Tutorial to become a Planet Hunter
First time observing a distant planet orbiting around its sun? Read this page to master your Unistellar telescope and join our team of Planet Hunters.
1. Select your mission
A transit of an exoplanet is a unique event to record. To catch this moment you need to be in a specific location on Earth. First, you have to select a mission near your location. Go to our Exoplanet Prediction Page and select a transit you want to observe. To find out if you can observe the exoplanet transit, simply zoom by scrolling on the map. If you are near any location with a symbol, you are qualified for the scientific mission!
Each symbol has a meaning:
- Blue stars & shading = you can observe the entire event.
- Yellow triangles = you can observe the entire event but you may have tracking difficulty due to the altitude of the star.
- Orange diamonds = you may miss the start or end of the event.
2. Read the prediction
Once you have selected a scientific mission based on your location, you need to access the observation details : the time of the event, the coordinates of the star and the recording parameters of the telescope. You will need them to observe the transit.
Based on the example above :
- Local date of the event : 22 July at 23:31
- Coordinate RA: 19h 27m 29s
- Coordinate Dec: +25° 27 12’’
- Recording parameters: 3970ms, 37dB, and 3970ms
- Duration (End time – Start time) : 04h12min00s
All these parameters are also saved in a Deep Link that you can use 15 minutes before your observation. It is the first icon of the row, illustrated by a phone.
Once your Unistellar telescope is set to observe the night sky, you can use the scientific mode of the Unistellar App.
1. 10 minutes before the mission
It is time to point to your target. Two options:
A. Deep Link method: The quickest way to find your target is to use your smartphone to click on the Deep Link associated with your event. It will automatically open the Exoplanet transits tab of your Unistellar App and fill up coordinates of the target and its recording parameters. When the Right Ascension box and Declination box are filled with the correct coordinates, click on Goto to point to your target. Once Goto is done, if the Record duration, Exposure time, Cadence, and Gain are correct, you can click on Save.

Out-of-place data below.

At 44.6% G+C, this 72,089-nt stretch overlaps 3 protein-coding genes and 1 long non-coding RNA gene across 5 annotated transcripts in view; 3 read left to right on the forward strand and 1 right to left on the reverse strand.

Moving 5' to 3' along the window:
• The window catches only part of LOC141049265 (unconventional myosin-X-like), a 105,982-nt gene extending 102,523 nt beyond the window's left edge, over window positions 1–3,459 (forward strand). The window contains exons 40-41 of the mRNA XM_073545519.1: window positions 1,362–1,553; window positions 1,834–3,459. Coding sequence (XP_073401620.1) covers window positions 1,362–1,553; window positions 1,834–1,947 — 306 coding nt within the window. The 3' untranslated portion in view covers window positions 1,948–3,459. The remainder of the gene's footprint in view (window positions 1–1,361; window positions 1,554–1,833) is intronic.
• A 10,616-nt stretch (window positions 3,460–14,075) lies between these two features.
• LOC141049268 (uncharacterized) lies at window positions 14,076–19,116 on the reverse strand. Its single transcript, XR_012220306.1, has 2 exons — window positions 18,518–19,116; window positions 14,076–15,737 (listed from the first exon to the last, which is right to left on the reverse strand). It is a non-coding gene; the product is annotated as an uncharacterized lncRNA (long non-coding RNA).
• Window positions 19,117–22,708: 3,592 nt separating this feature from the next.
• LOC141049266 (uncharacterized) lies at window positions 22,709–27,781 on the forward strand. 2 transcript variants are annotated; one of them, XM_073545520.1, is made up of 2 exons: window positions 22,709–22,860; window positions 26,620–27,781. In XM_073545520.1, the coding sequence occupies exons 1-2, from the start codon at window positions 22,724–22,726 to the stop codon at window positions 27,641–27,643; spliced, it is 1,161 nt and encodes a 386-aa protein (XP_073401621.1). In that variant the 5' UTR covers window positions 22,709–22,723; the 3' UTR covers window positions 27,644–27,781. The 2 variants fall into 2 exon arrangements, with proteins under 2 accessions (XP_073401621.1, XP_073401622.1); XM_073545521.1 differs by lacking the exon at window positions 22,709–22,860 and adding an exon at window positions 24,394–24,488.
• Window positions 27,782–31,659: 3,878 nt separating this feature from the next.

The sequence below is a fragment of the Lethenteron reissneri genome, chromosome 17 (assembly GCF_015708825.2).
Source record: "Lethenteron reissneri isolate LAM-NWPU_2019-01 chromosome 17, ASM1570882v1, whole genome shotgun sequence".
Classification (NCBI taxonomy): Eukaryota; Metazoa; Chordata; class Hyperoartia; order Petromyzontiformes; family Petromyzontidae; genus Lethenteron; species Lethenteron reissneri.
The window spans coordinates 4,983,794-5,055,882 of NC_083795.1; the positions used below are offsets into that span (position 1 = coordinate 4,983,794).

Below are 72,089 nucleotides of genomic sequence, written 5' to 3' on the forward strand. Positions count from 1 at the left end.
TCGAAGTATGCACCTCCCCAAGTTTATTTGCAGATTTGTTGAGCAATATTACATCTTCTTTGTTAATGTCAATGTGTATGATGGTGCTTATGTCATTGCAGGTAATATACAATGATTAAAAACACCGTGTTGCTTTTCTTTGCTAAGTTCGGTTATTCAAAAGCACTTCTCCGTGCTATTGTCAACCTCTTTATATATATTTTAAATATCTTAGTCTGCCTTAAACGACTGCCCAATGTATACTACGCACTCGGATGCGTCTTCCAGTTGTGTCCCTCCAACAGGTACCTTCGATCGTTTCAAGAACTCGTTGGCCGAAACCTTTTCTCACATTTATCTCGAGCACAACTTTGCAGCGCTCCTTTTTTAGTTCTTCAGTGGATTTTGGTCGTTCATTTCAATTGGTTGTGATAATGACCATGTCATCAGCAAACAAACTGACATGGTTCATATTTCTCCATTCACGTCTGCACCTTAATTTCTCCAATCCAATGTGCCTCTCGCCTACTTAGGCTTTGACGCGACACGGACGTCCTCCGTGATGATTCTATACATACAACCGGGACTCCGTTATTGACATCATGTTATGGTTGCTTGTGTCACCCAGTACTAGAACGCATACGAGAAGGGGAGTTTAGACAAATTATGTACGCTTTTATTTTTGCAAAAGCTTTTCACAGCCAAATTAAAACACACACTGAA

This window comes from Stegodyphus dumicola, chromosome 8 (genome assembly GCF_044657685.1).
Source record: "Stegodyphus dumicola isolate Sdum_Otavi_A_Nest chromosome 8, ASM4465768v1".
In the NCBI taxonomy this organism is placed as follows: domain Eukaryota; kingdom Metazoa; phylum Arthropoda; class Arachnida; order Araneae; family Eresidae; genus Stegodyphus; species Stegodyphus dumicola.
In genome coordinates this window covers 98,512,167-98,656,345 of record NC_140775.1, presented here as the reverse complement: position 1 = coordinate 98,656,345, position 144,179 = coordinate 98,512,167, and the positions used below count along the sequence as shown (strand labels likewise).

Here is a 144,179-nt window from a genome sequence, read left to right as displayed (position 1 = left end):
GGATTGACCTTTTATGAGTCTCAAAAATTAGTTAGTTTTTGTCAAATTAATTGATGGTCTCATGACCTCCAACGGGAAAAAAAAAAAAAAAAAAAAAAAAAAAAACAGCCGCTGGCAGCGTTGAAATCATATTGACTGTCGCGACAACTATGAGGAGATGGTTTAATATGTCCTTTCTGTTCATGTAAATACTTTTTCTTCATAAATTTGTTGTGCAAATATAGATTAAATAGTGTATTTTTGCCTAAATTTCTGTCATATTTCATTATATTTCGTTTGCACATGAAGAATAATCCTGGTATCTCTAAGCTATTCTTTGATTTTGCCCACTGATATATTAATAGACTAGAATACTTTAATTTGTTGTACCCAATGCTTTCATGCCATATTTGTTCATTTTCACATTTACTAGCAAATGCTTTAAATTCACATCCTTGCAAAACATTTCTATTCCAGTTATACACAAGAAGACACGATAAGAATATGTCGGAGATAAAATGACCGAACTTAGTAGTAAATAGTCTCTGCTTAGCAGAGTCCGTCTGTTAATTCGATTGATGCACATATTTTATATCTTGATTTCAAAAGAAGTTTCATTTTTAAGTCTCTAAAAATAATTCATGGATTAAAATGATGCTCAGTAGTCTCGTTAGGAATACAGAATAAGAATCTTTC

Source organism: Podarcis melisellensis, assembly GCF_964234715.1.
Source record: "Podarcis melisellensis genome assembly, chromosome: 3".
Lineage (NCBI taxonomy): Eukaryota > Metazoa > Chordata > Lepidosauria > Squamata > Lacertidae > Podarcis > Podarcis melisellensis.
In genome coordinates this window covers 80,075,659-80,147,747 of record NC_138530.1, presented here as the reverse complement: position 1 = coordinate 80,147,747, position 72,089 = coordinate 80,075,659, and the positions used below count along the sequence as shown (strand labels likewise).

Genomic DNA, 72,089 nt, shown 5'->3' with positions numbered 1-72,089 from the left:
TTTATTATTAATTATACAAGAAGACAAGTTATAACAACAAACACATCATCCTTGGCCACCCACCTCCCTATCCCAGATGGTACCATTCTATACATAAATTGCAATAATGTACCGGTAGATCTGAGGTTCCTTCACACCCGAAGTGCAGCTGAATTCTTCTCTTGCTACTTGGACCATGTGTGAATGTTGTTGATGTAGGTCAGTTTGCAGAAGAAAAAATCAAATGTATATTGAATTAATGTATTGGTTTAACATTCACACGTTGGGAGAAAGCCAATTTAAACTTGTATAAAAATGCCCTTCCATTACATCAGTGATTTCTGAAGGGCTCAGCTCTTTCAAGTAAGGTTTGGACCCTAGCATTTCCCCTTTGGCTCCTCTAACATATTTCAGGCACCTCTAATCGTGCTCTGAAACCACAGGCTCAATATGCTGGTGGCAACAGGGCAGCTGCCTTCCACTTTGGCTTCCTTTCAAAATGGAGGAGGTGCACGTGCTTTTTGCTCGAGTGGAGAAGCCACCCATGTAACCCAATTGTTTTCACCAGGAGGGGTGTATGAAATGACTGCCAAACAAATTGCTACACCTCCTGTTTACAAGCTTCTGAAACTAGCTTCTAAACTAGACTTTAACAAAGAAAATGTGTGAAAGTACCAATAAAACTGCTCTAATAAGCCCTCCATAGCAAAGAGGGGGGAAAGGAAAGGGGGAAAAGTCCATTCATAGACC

B. Manual method: Open your Unistellar App, click on the Science menu and select the Exoplanet transits tab. Enter the Right Ascension and Declination and click on Goto to point to your target. Once Goto is done, enter the Record duration, Exposure time, Cadence, and Gain – then click on Save.
2. Launch observation
At the start time, click on the Record button to start the observation. During the observation, you may see the asteroid moving. Once the observation is over, you will see a final message appear: “Recording complete”.
1. Share your data
Once you are at home, please upload your data to our server. Our team of scientists will analyze your observation to check if you detected the occultation. If you need help, please read these guidelines on “how to upload my data”.
2. Tell Unistellar you participated
To make sure your contribution is properly processed and you are credited for the result, always fill out this Exoplanets Observation Report. It asks for your name, the serial number of your telescope, and the name of the scientific mission you just accomplished.
We will send you the result of your scientific mission through our Slack communication platform within 24 hours.
Great Work, Citizen Astronomer.